At the bottom of the long side of the J are a couple of rows of dark blue armchairs overlooking the terminal below:

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The chairs were perfectly comfortable and the wood panels between them made for adequate tables but the lack of power ports nearby or between the seats was disappointing.

The remainder of the bottom of the J-shaped lounge is taken up by a high marble table with bar stools and power ports as well as another sitting area (which was much too busy to photograph well).

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The J-shape is finished off by a small area with tables and chairs for those wishing to dine in the lounge…..

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…as well as a self-service bar area…..

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…with a coffee machine….

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….. a couple of bottles of wine…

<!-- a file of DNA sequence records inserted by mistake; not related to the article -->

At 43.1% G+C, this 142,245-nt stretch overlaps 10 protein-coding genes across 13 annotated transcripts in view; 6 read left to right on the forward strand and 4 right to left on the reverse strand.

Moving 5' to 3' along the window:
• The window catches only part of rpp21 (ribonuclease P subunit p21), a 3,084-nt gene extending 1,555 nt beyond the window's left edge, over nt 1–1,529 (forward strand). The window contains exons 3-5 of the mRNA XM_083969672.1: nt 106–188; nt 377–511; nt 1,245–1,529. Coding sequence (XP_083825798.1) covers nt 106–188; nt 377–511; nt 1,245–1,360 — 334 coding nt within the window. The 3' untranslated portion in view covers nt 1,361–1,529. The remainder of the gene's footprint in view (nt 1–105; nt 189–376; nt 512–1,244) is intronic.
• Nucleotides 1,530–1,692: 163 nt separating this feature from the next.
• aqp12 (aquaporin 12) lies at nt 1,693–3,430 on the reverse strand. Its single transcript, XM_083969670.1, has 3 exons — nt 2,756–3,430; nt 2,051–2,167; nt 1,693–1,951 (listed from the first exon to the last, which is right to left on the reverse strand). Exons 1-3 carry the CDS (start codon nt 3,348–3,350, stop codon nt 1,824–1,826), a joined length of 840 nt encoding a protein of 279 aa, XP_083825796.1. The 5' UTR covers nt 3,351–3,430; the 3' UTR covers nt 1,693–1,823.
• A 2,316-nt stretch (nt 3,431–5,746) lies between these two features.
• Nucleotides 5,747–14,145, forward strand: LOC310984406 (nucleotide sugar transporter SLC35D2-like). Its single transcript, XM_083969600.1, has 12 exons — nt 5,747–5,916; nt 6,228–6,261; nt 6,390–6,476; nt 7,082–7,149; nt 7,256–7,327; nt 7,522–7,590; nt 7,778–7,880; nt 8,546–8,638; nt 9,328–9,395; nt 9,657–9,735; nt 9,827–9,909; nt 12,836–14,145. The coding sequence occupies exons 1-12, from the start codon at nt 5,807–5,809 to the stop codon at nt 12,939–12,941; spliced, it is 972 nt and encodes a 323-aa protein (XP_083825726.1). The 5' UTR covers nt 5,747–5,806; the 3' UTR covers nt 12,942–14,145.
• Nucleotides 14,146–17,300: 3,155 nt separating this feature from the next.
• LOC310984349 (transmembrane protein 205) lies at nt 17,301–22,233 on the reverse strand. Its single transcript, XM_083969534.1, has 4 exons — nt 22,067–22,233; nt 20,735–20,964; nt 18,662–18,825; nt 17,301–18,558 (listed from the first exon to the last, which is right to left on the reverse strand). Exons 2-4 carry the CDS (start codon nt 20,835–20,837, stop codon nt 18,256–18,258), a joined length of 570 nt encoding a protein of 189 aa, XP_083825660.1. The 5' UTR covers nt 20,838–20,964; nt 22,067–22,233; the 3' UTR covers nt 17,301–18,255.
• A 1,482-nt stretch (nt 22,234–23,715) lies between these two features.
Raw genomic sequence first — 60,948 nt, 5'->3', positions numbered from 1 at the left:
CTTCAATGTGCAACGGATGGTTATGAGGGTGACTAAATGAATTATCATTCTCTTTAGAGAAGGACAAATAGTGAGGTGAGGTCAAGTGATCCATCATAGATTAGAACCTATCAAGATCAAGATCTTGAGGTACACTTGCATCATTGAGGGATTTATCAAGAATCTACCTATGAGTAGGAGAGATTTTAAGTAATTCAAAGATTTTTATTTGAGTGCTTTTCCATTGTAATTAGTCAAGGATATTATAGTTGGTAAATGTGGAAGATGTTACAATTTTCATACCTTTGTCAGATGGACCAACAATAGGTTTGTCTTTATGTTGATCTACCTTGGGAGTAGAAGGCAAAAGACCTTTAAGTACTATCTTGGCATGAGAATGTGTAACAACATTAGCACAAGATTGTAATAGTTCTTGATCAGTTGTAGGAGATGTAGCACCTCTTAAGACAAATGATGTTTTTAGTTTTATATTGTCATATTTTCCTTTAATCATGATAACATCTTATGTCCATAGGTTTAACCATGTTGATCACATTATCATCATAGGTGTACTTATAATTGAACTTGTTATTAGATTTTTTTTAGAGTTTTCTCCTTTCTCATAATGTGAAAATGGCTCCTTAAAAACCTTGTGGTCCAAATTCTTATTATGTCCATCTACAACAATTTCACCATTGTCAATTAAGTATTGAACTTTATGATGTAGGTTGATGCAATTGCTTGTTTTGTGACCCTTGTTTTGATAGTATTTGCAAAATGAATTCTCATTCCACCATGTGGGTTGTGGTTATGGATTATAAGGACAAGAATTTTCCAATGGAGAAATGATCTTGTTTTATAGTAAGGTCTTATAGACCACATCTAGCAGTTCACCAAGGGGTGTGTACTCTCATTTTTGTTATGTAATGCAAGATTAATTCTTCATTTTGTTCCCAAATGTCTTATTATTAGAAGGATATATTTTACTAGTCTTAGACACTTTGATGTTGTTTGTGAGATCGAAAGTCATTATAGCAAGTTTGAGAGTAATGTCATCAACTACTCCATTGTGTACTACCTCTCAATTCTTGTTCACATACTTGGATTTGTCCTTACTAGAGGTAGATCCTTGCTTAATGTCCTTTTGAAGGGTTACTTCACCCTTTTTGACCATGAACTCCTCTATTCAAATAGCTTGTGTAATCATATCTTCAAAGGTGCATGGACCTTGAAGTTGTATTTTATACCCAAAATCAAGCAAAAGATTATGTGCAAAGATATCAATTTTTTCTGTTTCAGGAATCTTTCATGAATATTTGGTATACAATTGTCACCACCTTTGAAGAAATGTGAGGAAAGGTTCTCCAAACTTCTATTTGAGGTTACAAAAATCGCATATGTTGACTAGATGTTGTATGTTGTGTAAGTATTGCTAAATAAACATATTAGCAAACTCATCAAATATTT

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…and a tray of spirits:

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Not exactly inspiring stuff!

Next to the table & chair area there’s an exit from the lounge on to a patio that overlooks the terminal area below:

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This seemed like quite a nice place to relax and to watch the traveling world go by but, again, the lack of power ports doesn’t make it an area in which you likely to want to sit if you’re looking to charge up your devices before a flight.

Food & Drink Options

As well as the offerings (such as they were) next to the table & chair area there was also a side room off the main part of the lounge which was where the many food and drink options were to be found.

During our time in the lounge I didn’t see any hot food options (which I found surprising for a Business Class lounge) and the selection of food that was on offer was uninspiring to say the least.

There was a small selection of fruit and crudités….

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…a small selection of mini-sandwiches which disappeared almost as soon as they arrived (nowhere near enough sandwiches for the number of guest that were in the lounge)….

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…..some chips and dip…..